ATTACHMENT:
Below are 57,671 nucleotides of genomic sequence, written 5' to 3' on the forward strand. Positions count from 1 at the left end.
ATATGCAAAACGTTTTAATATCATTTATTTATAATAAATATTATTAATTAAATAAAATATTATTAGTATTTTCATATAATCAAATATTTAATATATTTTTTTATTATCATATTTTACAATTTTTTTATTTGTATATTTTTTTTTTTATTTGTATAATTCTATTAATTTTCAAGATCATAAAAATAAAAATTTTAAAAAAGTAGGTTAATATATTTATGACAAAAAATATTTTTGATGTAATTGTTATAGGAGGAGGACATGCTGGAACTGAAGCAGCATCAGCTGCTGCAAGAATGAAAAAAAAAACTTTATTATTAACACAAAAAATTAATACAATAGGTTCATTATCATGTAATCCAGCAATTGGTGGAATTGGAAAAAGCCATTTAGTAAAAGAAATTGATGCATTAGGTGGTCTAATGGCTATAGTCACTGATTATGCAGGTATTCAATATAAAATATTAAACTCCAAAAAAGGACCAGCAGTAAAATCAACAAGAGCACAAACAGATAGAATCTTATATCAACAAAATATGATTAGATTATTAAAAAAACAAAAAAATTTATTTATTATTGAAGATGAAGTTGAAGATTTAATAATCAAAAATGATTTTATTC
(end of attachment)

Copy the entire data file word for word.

Below are 57,671 nucleotides of genomic sequence, written 5' to 3' on the forward strand. Positions count from 1 at the left end.
ATATGCAAAACGTTTTAATATCATTTATTTATAATAAATATTATTAATTAAATAAAATATTATTAGTATTTTCATATAATCAAATATTTAATATATTTTTTTATTATCATATTTTACAATTTTTTTATTTGTATATTTTTTTTTTTATTTGTATAATTCTATTAATTTTCAAGATCATAAAAATAAAAATTTTAAAAAAGTAGGTTAATATATTTATGACAAAAAATATTTTTGATGTAATTGTTATAGGAGGAGGACATGCTGGAACTGAAGCAGCATCAGCTGCTGCAAGAATGAAAAAAAAAACTTTATTATTAACACAAAAAATTAATACAATAGGTTCATTATCATGTAATCCAGCAATTGGTGGAATTGGAAAAAGCCATTTAGTAAAAGAAATTGATGCATTAGGTGGTCTAATGGCTATAGTCACTGATTATGCAGGTATTCAATATAAAATATTAAACTCCAAAAAAGGACCAGCAGTAAAATCAACAAGAGCACAAACAGATAGAATCTTATATCAACAAAATATGATTAGATTATTAAAAAAACAAAAAAATTTATTTATTATTGAAGATGAAGTTGAAGATTTAATAATCAAAAATGATTTTATTC